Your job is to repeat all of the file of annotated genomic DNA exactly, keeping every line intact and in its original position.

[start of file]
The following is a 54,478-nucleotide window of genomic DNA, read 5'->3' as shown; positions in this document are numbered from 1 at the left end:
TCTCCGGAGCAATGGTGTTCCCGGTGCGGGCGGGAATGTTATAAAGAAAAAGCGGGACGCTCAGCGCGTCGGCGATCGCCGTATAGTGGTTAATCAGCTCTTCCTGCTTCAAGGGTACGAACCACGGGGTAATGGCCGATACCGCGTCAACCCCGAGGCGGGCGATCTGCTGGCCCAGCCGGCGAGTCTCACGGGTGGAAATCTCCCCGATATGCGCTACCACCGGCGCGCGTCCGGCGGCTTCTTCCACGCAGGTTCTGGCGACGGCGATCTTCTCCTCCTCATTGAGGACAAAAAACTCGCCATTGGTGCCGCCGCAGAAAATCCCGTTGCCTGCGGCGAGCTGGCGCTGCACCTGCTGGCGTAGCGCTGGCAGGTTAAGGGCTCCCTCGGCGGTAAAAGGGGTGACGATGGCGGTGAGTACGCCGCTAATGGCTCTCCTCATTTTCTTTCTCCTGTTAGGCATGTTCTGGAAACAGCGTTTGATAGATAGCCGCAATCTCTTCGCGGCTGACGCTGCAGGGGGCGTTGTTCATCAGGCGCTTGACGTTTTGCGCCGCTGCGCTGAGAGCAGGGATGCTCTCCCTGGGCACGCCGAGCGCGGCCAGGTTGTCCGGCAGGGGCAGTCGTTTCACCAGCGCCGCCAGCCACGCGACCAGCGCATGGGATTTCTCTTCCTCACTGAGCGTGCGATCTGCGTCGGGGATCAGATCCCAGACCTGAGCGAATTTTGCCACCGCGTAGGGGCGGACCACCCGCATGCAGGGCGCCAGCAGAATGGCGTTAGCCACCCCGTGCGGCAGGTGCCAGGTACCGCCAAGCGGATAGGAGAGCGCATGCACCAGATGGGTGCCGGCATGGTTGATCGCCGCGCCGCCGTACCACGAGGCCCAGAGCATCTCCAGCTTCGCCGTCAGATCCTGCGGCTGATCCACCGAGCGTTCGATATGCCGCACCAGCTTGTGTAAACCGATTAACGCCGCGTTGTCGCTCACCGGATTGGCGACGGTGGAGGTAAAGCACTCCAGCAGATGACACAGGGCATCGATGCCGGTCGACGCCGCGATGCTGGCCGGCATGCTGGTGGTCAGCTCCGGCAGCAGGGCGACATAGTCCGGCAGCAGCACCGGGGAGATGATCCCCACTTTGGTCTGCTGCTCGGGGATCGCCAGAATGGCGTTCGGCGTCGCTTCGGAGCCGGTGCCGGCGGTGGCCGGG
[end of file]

The following is a 54,478-nucleotide window of genomic DNA, read 5'->3' as shown; positions in this document are numbered from 1 at the left end:
TCTCCGGAGCAATGGTGTTCCCGGTGCGGGCGGGAATGTTATAAAGAAAAAGCGGGACGCTCAGCGCGTCGGCGATCGCCGTATAGTGGTTAATCAGCTCTTCCTGCTTCAAGGGTACGAACCACGGGGTAATGGCCGATACCGCGTCAACCCCGAGGCGGGCGATCTGCTGGCCCAGCCGGCGAGTCTCACGGGTGGAAATCTCCCCGATATGCGCTACCACCGGCGCGCGTCCGGCGGCTTCTTCCACGCAGGTTCTGGCGACGGCGATCTTCTCCTCCTCATTGAGGACAAAAAACTCGCCATTGGTGCCGCCGCAGAAAATCCCGTTGCCTGCGGCGAGCTGGCGCTGCACCTGCTGGCGTAGCGCTGGCAGGTTAAGGGCTCCCTCGGCGGTAAAAGGGGTGACGATGGCGGTGAGTACGCCGCTAATGGCTCTCCTCATTTTCTTTCTCCTGTTAGGCATGTTCTGGAAACAGCGTTTGATAGATAGCCGCAATCTCTTCGCGGCTGACGCTGCAGGGGGCGTTGTTCATCAGGCGCTTGACGTTTTGCGCCGCTGCGCTGAGAGCAGGGATGCTCTCCCTGGGCACGCCGAGCGCGGCCAGGTTGTCCGGCAGGGGCAGTCGTTTCACCAGCGCCGCCAGCCACGCGACCAGCGCATGGGATTTCTCTTCCTCACTGAGCGTGCGATCTGCGTCGGGGATCAGATCCCAGACCTGAGCGAATTTTGCCACCGCGTAGGGGCGGACCACCCGCATGCAGGGCGCCAGCAGAATGGCGTTAGCCACCCCGTGCGGCAGGTGCCAGGTACCGCCAAGCGGATAGGAGAGCGCATGCACCAGATGGGTGCCGGCATGGTTGATCGCCGCGCCGCCGTACCACGAGGCCCAGAGCATCTCCAGCTTCGCCGTCAGATCCTGCGGCTGATCCACCGAGCGTTCGATATGCCGCACCAGCTTGTGTAAACCGATTAACGCCGCGTTGTCGCTCACCGGATTGGCGACGGTGGAGGTAAAGCACTCCAGCAGATGACACAGGGCATCGATGCCGGTCGACGCCGCGATGCTGGCCGGCATGCTGGTGGTCAGCTCCGGCAGCAGGGCGACATAGTCCGGCAGCAGCACCGGGGAGATGATCCCCACTTTGGTCTGCTGCTCGGGGATCGCCAGAATGGCGTTCGGCGTCGCTTCGGAGCCGGTGCCGGCGGTGGCCGGG